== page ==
L’histoire des idees dans le Quartier Latin

This post resumes a series based on Rick’s trip to Europe last fall. You can read the first three posts in the series beginning here.

I’m sure most of us can point to a book that has had significant influence in our lives (beyond the Bible of course). For me, it was a book by Francis A. Schaeffer, “How Should We Then Live?”…released in 1976.

A university student that year and relatively new in my faith, I was enrolled in a course, “Ancient and Medieval Philosophy” that began to shake the foundation of what I believed.

I soon discovered that I was ill equipped to provide a defense of the historicity of Christianity…often being challenged to do so in class by the professor (after my feeble attempts to question him on the validity of Plato, Socrates, and Aristotle…which seemed like a good idea at the time).

Schaeffer helped me think through how Christianity uniquely provides “real answers to the basic problems that all humanity faces…offering an explanation for all of life.”  He helped me to articulate a world view through a biblical lens.

I felt as though I was walking back in time through the pages of Schaeffer’s book on a recent visit to Paris.  We have global partners throughout Europe in France, Germany, the U.K., Belgium, Moldova, the Czech Republic and Slovakia.

Trying to reach post-Christian Europe with the gospel is as difficult as my attempts to go head-to-head with my philosophy professor.  According to Operation World, the percentage of evangelicals in Europe is about 2.5.  Slow going.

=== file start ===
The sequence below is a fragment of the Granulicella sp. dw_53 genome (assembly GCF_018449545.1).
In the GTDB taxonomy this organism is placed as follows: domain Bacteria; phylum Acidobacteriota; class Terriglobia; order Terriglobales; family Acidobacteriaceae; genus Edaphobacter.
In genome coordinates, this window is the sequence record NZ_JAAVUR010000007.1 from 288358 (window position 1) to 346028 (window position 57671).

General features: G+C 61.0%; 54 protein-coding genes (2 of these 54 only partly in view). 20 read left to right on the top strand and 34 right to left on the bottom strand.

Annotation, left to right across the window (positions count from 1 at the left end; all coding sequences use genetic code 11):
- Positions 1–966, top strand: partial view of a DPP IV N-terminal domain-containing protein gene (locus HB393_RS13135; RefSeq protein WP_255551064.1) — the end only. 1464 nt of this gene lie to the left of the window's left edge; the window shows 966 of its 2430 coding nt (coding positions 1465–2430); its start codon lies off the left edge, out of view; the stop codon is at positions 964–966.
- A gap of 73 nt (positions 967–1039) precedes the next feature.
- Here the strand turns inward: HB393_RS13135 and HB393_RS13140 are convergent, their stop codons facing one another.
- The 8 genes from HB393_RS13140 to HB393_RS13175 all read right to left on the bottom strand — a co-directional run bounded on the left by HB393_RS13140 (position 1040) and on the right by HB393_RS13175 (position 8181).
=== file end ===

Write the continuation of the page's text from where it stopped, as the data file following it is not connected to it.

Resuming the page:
Europe #4

While in Paris, I had a unique opportunity to see the city while looking through a historical, philosophical and religious lens. I joined a 5 hour walking tour of “The History of Ideas in the Latin Quarter”.

The Latin Quarter was at one time the true student and intellectual center of Paris…evoking images of Camus, Sartre, Beckett, the French resistance, the riots of 1968, let alone Abelard, Bacon, Magnus, Dante, Erasmus, Descartes, Locke, Pascal, Voltaire…even Thomas Jefferson, Benjamin Franklin, and John Adams.

My walking tour began at the Notre-Dame de Paris, (completed in A.D. 1345) in front of the Portal of the Last Judgment facade. It was here at Notre Dame in 1793 that the “Cult of Reason” emerged during the Enlightenment. Christianity was replaced by “reason, nature, happiness, progress, and liberty.”

Europe #4 (2)

The tour concluded in the Abbey of Saint-Germain-des-Pres, at the tomb of Rene Descartes. Known as the “father of modern philosophy” (“cogito ergo sum”; “I think, therefore I am”), his radical doubt would eventually place an “insurmountable roadblock to biblical faith”. While perhaps unintentional, he planted the seeds for later dissent from the theistic view of the world.

So in this year of the 500th anniversary of the Protestant Reformation, Europe is far removed from upholding the biblical absolutes that ignited the movement back to Scripture. America has followed. I pray that the spirit, zeal and courage of reformers such as Farel, Luther, Zwingli and Calvin take hold in us once more.

Written by Rick Pierson, Executive Director of CompassGlobal

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